Many organisations have switched to the behavioural interviewing technique when conducting job interviews because behavioural interviewing is able to make a more reliable prediction of future behaviour than traditional interviewing techniques.
There have been several claims that behavioural interviewing is up to five times more predictive of future performance than traditional techniques. Many companies have switched to this technique for one simple reason: It is a more intuitive way to conduct a job interview.
One way to think about workplace success is along two dimensions – behaviours and results. Your results are the quality and quantity of work you produce. Your behaviours describe how you accomplish these results. Ideally, you want to hire a candidate that scores high in both these dimensions. You want someone that has the skills to do the job, but you also want them to use good behaviours when accomplishing tasks. Here’s an example why:
Let’s say you have a new manager that pushes her staff very hard everyday. Her demands on the group pay off in the short term because they produce a high volume of “results.” Over time however, this manager’s aggressive attitude begins to wear on her staff, and the work environment deteriorates to the point where everyone wants to leave the group.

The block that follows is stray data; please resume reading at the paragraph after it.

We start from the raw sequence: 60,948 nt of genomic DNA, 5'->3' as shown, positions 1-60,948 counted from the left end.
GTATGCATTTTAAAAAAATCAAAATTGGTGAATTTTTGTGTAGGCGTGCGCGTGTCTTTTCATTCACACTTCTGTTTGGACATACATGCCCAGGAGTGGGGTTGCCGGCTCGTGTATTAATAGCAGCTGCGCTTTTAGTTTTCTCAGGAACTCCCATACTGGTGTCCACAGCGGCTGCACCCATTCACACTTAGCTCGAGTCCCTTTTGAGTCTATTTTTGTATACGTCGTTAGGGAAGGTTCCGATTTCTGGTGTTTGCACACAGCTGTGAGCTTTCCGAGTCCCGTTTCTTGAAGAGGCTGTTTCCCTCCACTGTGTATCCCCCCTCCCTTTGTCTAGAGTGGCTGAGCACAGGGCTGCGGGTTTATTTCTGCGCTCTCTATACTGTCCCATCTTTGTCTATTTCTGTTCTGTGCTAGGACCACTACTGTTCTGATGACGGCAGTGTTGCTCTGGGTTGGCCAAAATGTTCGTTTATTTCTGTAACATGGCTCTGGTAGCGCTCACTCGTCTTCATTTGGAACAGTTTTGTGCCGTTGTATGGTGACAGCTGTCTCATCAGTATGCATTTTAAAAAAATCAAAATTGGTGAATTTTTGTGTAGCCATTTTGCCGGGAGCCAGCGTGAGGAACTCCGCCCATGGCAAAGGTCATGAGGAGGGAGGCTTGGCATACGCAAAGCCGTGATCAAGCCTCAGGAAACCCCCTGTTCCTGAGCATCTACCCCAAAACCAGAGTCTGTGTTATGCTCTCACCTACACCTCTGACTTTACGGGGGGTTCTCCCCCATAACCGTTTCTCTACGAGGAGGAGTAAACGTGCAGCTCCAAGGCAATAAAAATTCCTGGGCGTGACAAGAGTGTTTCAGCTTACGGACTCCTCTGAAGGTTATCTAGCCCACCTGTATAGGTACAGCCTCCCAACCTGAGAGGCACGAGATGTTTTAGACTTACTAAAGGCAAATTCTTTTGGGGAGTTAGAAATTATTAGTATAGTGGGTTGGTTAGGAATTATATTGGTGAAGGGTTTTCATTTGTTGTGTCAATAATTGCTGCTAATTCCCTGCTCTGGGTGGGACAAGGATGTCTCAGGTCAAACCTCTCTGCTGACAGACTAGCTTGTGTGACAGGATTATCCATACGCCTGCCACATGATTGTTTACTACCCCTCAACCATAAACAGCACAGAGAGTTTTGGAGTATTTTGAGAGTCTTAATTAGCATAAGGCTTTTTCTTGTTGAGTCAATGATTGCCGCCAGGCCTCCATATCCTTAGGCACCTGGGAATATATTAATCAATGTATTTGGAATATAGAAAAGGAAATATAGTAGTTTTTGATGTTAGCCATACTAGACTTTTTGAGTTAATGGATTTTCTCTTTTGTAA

The manager in the above example had great results, but the bad behaviours caught up with her in the long run. This example is meant to demonstrate the growing importance of behaviours in the workplace. For many job openings, behaviours may even be more important than results.
Behavioural interviews are believed to be more effective because they ask the candidate to describe how they reacted under certain conditions. That means the technique allows the interviewer to hear not just what the candidate accomplished, but also how they went about reaching a goal.
Because behavioural questions are asking about past experiences, it is easier to distinguish what a candidate “has done” instead of “might do” at work. This is a huge benefit over other interviewing techniques.
Extracts from Behaviour Interviewing Technique (Money-Zine).